FIGURE 1
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Figure 1 Linear representation of flavivirus capsid protein with representative topology and hydrophobicity prediction determined based on the ZIKV entry query of Uniprot Q32ZE1. Linear peptides are labeled by numbers and the antibody reactivity indicated by colors. The hydrophobicity prediction profile was determined using the amino acid sequence of the ZIKV (Genbank YP_002790881) with the Kyte & Doolittle hydropathy score scale (J. Mol. Biol. 157:105-132(1982). TM, Transmembrane region.

Pre-Membrane Protein

A significant subset of flavivirus antibodies is directed against the prM/M protein, which corresponds to a substantial proportion of memory B cells that are fully cross-reactive among the four DENV serotypes (de Alwis et al., 2011). Studies have demonstrated that antibodies against prM/M, even at high concentrations, have low in vitro and in vivo neutralization activities; in contrast, they potently promote antibody-dependent enhancement (ADE) of viral infection (Dejnirattisai et al., 2010; de Alwis et al., 2014). Interestingly, a previous study has demonstrated that human IgG antibodies against prM protein can distinguish between previous infection with the DENV and JEV (Cardosa et al., 2002). We identified 16 continuous prM linear peptides from DENV1, DENV2, DENV3, ZIKV, and WNV that demonstrated immunogenic characteristics during natural human infection (Figure 2). Using an ELISA mapping assay with recombinant linear peptides from the DENV1 and ZIKV prM region, a previous study identified one specific linear peptide from DENV1 (Pep13, ELCEDTMTYKCPRITEA) and one from ZIKV (Pep26, HKKGEARRSRRAVTLPSH) that developed higher detection signal levels with IgG from convalescent DENV patients, as compared with that from convalescent ZIKV patients. In contrast, two linear epitopes from DENV1 (Pep14, AEPDDVDCWCNATDTWV; and Pep15, QRVETWALRHPGFTVIAL) and one from ZIKV (Pep23, HMCDATMSYECPMLDEGV) were reported to develop higher detection signal levels with IgG from convalescent ZIKV patients than that from DENV patients (Kam et al., 2019). These results suggest that region 43–59 of the DENV1 and ZIKV prM proteins may act as a flavivirus-specific recognition peptide, given that Pep13 and Pep23 respectively were able to recognize the homologous IgG antibodies from convalescent DENV and ZIKV patients with higher detection signal levels. Meanwhile, the higher heterologous detection signals for Pep14, Pep15, and Pep26 from the prM region of DENV1 and ZIKV, as compared with those from the homologous antibodies, indicate that they may develop important roles during natural infection with flaviviruses. Interestingly, Pep15 from DENV1, which is highly reactive with ZIKV IgG antibodies, partially overlaps with the predicted transmembrane region of prM containing highly hydrophobic amino acids (Figure 2). Further studies are necessary to investigate the roles of antibodies against these linear peptides during homologous or heterologous infections.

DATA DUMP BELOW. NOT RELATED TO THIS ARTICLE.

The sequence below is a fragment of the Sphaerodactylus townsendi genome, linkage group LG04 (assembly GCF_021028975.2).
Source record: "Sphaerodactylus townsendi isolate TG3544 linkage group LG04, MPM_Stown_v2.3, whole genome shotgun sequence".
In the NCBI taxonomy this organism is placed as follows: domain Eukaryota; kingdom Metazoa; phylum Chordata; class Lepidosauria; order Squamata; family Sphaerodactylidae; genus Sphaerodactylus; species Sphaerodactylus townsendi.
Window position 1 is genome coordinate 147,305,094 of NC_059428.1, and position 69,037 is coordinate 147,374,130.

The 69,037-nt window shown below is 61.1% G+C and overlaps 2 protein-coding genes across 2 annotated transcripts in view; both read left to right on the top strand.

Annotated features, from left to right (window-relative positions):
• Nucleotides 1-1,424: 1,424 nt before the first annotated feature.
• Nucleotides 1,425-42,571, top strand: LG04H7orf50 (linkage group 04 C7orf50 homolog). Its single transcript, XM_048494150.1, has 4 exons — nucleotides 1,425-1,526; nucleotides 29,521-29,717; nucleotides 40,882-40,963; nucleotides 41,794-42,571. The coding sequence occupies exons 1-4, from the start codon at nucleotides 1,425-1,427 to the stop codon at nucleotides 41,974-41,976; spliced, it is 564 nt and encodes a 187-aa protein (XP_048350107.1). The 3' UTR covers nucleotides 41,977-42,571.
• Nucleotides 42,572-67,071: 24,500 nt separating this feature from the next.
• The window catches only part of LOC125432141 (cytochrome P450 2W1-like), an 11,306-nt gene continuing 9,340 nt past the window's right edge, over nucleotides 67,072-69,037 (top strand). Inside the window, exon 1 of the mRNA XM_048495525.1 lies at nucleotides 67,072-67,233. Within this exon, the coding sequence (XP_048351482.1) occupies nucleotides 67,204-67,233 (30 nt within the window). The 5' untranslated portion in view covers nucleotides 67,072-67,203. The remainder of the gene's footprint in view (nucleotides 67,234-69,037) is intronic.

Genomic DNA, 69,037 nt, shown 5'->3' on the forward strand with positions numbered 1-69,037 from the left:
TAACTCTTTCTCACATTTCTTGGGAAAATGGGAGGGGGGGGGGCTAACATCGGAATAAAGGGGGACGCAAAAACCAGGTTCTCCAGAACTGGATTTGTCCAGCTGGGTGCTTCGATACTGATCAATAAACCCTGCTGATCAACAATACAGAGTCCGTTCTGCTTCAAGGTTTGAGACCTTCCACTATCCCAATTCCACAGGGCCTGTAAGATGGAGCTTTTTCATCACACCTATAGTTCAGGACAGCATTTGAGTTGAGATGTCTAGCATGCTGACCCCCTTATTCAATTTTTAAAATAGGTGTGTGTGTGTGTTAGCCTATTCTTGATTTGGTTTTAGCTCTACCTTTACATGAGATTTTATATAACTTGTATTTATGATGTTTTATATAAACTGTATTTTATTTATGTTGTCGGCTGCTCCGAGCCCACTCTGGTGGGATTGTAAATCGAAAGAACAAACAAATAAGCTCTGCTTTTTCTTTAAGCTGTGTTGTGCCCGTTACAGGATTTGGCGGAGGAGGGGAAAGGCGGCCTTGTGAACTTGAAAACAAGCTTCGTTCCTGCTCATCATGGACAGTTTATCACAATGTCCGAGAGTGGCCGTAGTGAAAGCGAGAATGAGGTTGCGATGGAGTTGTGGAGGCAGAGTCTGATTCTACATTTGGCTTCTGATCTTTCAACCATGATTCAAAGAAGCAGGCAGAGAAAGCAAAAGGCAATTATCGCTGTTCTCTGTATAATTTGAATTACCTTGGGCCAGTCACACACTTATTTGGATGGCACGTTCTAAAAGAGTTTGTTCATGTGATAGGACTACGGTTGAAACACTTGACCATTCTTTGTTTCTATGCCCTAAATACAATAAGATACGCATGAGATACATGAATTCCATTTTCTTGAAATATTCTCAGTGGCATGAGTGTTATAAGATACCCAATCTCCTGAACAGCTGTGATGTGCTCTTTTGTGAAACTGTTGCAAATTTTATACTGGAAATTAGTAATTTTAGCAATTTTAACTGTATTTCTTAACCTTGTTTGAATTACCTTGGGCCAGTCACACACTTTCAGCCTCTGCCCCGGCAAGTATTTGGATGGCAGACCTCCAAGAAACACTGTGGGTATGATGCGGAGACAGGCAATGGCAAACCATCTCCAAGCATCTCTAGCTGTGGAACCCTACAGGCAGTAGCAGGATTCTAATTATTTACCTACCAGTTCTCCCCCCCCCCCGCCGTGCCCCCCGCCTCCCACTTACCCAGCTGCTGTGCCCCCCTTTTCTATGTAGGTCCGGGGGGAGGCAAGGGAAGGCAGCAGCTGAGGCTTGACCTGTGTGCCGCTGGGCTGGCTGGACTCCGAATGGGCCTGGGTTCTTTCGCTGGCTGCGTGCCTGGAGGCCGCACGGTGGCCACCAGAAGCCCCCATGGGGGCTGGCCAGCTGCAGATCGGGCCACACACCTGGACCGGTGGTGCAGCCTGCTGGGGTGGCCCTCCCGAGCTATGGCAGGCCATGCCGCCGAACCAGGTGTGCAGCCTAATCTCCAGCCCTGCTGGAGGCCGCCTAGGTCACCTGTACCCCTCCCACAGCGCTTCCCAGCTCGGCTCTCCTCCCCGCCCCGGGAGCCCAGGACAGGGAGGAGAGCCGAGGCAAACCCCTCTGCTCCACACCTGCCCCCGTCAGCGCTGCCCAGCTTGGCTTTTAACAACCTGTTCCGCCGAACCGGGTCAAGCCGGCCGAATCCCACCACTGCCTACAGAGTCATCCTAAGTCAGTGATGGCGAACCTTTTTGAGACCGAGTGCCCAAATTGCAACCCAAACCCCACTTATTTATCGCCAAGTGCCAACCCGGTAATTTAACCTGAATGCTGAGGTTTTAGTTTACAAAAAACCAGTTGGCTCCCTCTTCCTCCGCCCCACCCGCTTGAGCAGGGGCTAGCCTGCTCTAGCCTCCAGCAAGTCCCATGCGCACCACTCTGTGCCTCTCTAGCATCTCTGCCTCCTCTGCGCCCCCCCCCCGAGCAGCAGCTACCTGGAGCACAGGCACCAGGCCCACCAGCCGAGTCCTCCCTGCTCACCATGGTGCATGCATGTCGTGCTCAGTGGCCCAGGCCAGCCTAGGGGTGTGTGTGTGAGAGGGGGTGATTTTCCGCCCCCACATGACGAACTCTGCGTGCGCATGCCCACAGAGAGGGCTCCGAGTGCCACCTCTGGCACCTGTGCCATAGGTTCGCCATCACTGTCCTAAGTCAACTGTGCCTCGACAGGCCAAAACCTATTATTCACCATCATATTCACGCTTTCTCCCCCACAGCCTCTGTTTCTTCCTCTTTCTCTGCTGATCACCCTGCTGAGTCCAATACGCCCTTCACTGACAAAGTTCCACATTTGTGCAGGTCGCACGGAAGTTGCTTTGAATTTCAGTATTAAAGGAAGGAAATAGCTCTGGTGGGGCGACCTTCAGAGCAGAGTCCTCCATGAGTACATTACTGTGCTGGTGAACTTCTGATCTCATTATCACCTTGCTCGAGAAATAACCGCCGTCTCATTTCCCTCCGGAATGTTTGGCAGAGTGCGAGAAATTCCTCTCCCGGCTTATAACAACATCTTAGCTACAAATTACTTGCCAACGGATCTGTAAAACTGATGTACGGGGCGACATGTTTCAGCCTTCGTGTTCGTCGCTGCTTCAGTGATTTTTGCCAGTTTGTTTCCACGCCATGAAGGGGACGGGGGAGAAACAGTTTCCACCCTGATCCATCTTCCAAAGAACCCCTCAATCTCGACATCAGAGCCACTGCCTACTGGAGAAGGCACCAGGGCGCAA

FIGURE 2
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Figure 2 Linear representation of the flavivirus prM protein with representative topology and hydrophobicity prediction determined based on the ZIKV entry query of Uniprot Q32ZE1. Linear peptides are labeled by numbers and the antibody reactivity indicated by colors. The hydrophobicity prediction profile was determined using the amino acid sequence of the ZIKV (Genbank YP_002790881) with the Kyte & Doolittle hydropathy score scale (J. Mol. Biol. 157:105-132(1982). TM, Transmembrane region.

A murine monoclonal antibody (mAb) that poorly neutralizes the DENV but potentially enhances its infectivity was characterized using a phage-display peptide library (Luo et al., 2013). This mAb demonstrated specific recognition of amino acids 14–18 of the DENV1-4 prM protein (Pep16, IVSRQEKGKS, with binding motif VS/GKTE) but not to other flaviviruses. This linear peptide from DENV2 was reported to be reactive based on ELISA detection with IgG from convalescent DENV2 patients. Furthermore, a prM protein mapping study identified a major immunodominant linear epitope from DENV2 (Pep18, KQNEPEDI) that recognizes IgG antibodies from DENV-infected convalescent patients with a higher signal than those from healthy individuals, making it a potential diagnostic peptide for the DENV (Song et al., 2013). Moreover, a prM linear peptide from DENV2 (Pep17, KGKSLLFKTEDGVNMC) was identified through peptide scanning and bioinformatic analysis (Luo et al., 2015). This peptide reacted with IgG from convalescent DENV2 patient sera and was found to enhance DENV infection in vitro. Collectively, Pep16, Pep17, and Pep18 recognize specific DENV IgG antibodies and may be important in relevant ways during DENV2 infection; however, we cannot overlook their potential role in cross-reactivity during heterologous infection with other DENV serotypes or with other flaviviruses.